Back Modifications (3)
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By DinkyDoo
Captured this busy wee guy having lunch and another lunch and another on a beautiful day. Wondering how best to show hiim off and how best to compose the image. Any ideas?

Tags: Insects close up Wildlife and nature

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banehawi Plus
16 2.4k 4231 Canada
22 Apr 2020 8:43PM
So youve done a lot right here, and one thing you need to change.

Your focus on the Bee is quite good; using shutter priority is a very good idea when the subject can move. So all thats good.

The shot as you can see is quite underexposed, and the reason for that is that you set ISO to 100. IF you can use Auto ISO then use it. How this causes the underexposure is that the cameras meter "sees" the scene and wants it brighter; it can do that only one of two ways since you are using Tv. It could open the aperture wider to let more light in, but, this is a "slow" lens meaning its already wide open and is not accessible to the cameras meter. What is accessible is ISO, only if you've allowed it by setting it to auto effectively letting the camera use ISO to allow a more exposed image by increasing ISO. The resulting shot will be brighter, though possibly at the risk of some noise, which you cant change,

The mod is quite a bit brighter, - so perhaps the camera might have chosen ISO 400 or 800.


dudler Plus
17 1.6k 1839 England
22 Apr 2020 10:36PM
Good stuff from Willie above: I want to second the idea of raising the ISO, because a smalelr aperture would have allowed you to have more of the bee and flower in focus, which I think is desirable.

Also, choosing a single AF point and placing it over the bee will ensure that it's sharp: here, the point of focus seems to be on the flower (but maybe the bee moved). It's also possible that you took the picture when the bee was closer to the camera than you minimum focus distance.

Whiel the bee is better exposed in Willie's mod, I love the dark, velvety look of the flower in your original!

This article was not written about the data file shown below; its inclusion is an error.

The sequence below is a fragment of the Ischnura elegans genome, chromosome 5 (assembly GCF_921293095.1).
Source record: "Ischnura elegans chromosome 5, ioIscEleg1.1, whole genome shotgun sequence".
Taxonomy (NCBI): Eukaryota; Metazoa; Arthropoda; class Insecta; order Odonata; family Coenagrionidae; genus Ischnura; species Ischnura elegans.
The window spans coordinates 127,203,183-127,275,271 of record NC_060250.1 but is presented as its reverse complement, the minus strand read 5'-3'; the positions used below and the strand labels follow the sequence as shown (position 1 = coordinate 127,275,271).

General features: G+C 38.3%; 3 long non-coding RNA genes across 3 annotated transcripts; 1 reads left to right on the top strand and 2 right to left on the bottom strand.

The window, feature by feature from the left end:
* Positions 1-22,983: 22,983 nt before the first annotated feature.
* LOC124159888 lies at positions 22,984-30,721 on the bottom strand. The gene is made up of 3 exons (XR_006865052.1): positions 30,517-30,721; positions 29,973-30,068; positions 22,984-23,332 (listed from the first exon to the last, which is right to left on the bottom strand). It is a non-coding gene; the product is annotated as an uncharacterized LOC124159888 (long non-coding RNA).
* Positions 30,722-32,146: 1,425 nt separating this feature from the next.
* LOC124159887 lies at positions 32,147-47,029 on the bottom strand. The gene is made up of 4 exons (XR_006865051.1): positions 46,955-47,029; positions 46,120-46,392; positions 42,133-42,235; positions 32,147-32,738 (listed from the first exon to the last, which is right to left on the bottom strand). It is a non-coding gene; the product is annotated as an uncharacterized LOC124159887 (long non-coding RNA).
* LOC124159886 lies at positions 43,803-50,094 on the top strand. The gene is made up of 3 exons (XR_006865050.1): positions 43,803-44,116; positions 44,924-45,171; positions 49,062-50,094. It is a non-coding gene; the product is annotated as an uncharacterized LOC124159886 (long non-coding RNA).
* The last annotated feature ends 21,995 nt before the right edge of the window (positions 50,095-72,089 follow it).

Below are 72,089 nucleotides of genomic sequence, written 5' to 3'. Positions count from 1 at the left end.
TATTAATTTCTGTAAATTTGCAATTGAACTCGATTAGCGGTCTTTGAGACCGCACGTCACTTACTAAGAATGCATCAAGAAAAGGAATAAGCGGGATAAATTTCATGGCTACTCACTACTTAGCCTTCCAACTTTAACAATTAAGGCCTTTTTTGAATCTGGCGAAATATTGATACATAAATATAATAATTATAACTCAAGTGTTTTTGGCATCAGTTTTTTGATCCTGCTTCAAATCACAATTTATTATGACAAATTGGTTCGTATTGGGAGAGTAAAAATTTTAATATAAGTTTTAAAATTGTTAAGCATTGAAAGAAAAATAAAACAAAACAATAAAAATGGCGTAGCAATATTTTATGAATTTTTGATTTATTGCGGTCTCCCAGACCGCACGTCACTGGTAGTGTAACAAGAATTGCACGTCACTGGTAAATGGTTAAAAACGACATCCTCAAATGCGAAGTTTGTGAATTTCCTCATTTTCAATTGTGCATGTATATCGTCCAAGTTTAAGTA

mrswoolybill Plus
14 2.8k 2403 United Kingdom
23 Apr 2020 1:12PM
Hi Ken, thanks for being so specific with your questions, I wish more people did that in the Critique Gallery!

You have loads of good advice above, I'll second the need to increase ISO. Apart from allowing a smaller aperture, say F8, it would allow greater leeway with shutter speed. You have got away with 1/200 second pretty well but I would regard that as the slowest possible for these critters, I would prefer to see 1/500 second.

Now I'll add a couple of further thoughts.

First of all, the Exif isn't showing up the time of day this was taken but I'm guessing it genuinely was around midday. Sun high in the sky, very high dynamic range from light to dark for the camera to deal with, not easy conditions. You will usually need to do some post processing for the light.

Secondly, you have mentioned composition. I like your use of square, but this is clearly a crop, could you upload the full frame please? You can add it under the blue Modifications button, I would like to look at alternative crops.
dark_lord Plus
17 2.8k 767 England
23 Apr 2020 2:41PM
Your approach is good, and will be improved withthe helpful advice above.

I don't know how steady you were or how much the flower and bee were moving, but 1/200 is not particularly fast when you're so close.

Add to that the very small depth of field, even if things are steady a small movement back or forth of you or the subject can result in the subject moving out of the plane of focus.
There's no magic bullet, it's just down to practice. Hopefully with decent weather forecast for the next week or so there'll be plenty of opportunity.